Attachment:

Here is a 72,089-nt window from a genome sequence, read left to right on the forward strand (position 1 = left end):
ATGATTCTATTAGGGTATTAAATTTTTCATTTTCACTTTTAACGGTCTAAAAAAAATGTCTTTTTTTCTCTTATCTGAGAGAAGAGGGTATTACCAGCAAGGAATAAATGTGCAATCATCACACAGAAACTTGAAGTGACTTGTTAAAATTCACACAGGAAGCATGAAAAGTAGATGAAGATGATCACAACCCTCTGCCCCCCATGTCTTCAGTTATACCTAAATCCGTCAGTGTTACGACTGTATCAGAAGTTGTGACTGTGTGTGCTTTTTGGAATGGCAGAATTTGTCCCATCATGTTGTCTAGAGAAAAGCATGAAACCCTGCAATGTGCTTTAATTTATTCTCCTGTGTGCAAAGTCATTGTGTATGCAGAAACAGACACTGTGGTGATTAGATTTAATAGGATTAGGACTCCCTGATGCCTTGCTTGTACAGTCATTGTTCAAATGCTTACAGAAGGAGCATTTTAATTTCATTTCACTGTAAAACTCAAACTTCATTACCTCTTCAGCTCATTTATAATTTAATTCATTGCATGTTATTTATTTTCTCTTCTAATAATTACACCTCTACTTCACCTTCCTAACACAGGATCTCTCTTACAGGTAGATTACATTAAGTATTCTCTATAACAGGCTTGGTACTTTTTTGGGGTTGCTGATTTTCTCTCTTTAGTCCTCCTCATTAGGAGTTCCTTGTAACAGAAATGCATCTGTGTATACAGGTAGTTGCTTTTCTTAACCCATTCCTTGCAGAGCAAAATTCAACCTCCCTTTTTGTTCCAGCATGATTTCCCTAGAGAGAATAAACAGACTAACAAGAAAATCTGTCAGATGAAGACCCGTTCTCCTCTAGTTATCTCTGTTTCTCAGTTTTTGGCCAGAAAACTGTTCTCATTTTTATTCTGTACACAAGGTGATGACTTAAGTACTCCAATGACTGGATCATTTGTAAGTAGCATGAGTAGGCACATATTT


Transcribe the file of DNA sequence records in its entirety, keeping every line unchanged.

Here is a 72,089-nt window from a genome sequence, read left to right on the forward strand (position 1 = left end):
ATGATTCTATTAGGGTATTAAATTTTTCATTTTCACTTTTAACGGTCTAAAAAAAATGTCTTTTTTTCTCTTATCTGAGAGAAGAGGGTATTACCAGCAAGGAATAAATGTGCAATCATCACACAGAAACTTGAAGTGACTTGTTAAAATTCACACAGGAAGCATGAAAAGTAGATGAAGATGATCACAACCCTCTGCCCCCCATGTCTTCAGTTATACCTAAATCCGTCAGTGTTACGACTGTATCAGAAGTTGTGACTGTGTGTGCTTTTTGGAATGGCAGAATTTGTCCCATCATGTTGTCTAGAGAAAAGCATGAAACCCTGCAATGTGCTTTAATTTATTCTCCTGTGTGCAAAGTCATTGTGTATGCAGAAACAGACACTGTGGTGATTAGATTTAATAGGATTAGGACTCCCTGATGCCTTGCTTGTACAGTCATTGTTCAAATGCTTACAGAAGGAGCATTTTAATTTCATTTCACTGTAAAACTCAAACTTCATTACCTCTTCAGCTCATTTATAATTTAATTCATTGCATGTTATTTATTTTCTCTTCTAATAATTACACCTCTACTTCACCTTCCTAACACAGGATCTCTCTTACAGGTAGATTACATTAAGTATTCTCTATAACAGGCTTGGTACTTTTTTGGGGTTGCTGATTTTCTCTCTTTAGTCCTCCTCATTAGGAGTTCCTTGTAACAGAAATGCATCTGTGTATACAGGTAGTTGCTTTTCTTAACCCATTCCTTGCAGAGCAAAATTCAACCTCCCTTTTTGTTCCAGCATGATTTCCCTAGAGAGAATAAACAGACTAACAAGAAAATCTGTCAGATGAAGACCCGTTCTCCTCTAGTTATCTCTGTTTCTCAGTTTTTGGCCAGAAAACTGTTCTCATTTTTATTCTGTACACAAGGTGATGACTTAAGTACTCCAATGACTGGATCATTTGTAAGTAGCATGAGTAGGCACATATTT